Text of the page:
U.S. Navy Battles PTSD with iPad
By Stephanie Blanchard, Digital Editor
Post Traumatic Stress Disorder (PTSD) affects almost 8% of Americans at some point in their life, according to the National Institute of Mental Health. Put that person in a warzone, and the number goes up substantially. A February 2012 Congressional Budget Office report noted that 21% of military personnel returning from Afghanistan and Iraq suffer from PTSD.
America's Heroes at Work
offers resources to help enterprises address the needs of employees with PTSD. Recommended accommodations include instituting flexible work time and scheduled rest breaks.
Stop Before It Starts
Trying to prevent the disorder from occurring in the first place, the Office of Naval Research (ONR) is developing an iPad-based app to help military personnel before they are deployed. The Stress Resilience Training System (SRTS) is designed to help sailors and Marines manage their stress responses through biofeedback techniques.
Research for the project started in 2009. “We took a gamble on leveraging the research that has gone into biofeedback, looking at different ways of looking at complex brain processes combined with the notions of stress management that have been around 40+ years,” said Commander Joseph Cohn in an interview with Mobile Enterprise. A program officer in ONR’s Warfighter Performance Department, Commander Cohn was originator of the SRTS project.
During project conception, team members studied available tablets, performing a “market survey” comparison. They concluded that the iPad was the most easily recognized platform at the time, therefore an iPad app would likely have the most possible adoption.
How It Works
Using an iPad and a heart rate monitor clipped to an earlobe, the app’s core concept is that the heart rate can be influenced and controlled. The heart rate algorithms will cast along a scale of zero to 100, called variability. Because each person responds differently to stress (novice paratroopers have more adrenaline the day of the jump, expert paratroopers the day before, for example), the app takes into account individuality.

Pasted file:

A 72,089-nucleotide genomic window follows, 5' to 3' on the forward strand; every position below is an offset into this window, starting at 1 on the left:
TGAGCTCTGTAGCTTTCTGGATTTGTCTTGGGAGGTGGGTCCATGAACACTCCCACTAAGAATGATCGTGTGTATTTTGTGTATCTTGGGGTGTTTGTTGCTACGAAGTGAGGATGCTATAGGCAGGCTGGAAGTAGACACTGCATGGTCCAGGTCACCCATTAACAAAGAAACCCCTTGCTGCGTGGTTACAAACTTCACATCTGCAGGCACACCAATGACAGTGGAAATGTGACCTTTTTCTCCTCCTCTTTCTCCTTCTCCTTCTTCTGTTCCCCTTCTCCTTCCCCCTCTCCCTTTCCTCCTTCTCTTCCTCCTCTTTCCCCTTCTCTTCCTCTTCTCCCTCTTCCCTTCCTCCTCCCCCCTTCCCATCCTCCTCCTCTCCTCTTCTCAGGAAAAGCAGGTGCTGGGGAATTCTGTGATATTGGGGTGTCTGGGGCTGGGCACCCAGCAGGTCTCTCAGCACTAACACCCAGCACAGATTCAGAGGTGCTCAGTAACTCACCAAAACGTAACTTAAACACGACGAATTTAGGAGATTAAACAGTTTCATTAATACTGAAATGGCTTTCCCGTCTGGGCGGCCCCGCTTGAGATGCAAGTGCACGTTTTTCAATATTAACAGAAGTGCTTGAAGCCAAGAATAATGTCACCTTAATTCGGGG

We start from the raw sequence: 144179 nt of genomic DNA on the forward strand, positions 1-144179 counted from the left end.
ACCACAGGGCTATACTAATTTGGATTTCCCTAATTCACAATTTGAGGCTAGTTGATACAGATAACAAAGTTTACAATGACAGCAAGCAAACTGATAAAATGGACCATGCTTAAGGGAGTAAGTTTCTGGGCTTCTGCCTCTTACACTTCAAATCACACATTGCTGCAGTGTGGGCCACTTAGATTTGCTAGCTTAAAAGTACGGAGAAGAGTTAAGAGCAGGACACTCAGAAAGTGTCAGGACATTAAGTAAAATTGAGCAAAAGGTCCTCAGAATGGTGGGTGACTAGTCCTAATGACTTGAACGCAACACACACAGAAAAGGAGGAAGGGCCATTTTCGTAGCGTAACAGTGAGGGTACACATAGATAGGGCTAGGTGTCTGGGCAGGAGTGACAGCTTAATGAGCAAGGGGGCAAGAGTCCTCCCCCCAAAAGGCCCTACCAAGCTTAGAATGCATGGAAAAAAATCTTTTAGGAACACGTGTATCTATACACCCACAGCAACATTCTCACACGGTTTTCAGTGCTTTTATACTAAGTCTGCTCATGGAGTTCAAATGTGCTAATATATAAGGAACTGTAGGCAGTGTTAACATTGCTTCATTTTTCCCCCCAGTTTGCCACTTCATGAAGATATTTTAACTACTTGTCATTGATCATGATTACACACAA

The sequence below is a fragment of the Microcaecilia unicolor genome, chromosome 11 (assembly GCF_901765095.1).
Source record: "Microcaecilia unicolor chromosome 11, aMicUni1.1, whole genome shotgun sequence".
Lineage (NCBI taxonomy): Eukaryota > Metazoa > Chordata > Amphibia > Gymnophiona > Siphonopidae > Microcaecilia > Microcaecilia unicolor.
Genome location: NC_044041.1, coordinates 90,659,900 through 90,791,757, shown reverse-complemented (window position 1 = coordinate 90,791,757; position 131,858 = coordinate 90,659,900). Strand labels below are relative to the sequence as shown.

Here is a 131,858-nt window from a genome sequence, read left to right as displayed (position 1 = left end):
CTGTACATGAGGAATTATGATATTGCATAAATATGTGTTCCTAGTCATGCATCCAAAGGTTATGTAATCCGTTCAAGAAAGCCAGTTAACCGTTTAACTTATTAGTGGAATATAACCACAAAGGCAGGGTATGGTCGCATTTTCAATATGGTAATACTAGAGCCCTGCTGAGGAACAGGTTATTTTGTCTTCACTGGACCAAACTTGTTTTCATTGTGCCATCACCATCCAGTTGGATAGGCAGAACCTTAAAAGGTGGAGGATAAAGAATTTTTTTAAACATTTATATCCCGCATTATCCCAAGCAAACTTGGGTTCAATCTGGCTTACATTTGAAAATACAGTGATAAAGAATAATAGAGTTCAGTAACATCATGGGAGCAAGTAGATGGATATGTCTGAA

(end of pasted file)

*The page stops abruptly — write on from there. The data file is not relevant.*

Initially, users are introduced to the concept of heart rate variability through visual representations similar to etch-a-sketch squiggles. They then play a series of video games starting with “Basic Training,” and in the process practice how to control their heart rate through breathing and other cognitive techniques.
The hardest level game, Commander Cohn said, is one that involves a racing car. The ability to control this vehicle, without running into obstacles, is based on how well one can control the heart rate variability. When a user is stressed, the car becomes sluggish. When the user’s variability is normal, the auto runs smoothly.
In addition to the games, information and resilience techniques provided, the SRTS app has a review section which allows users to keep track of training progress.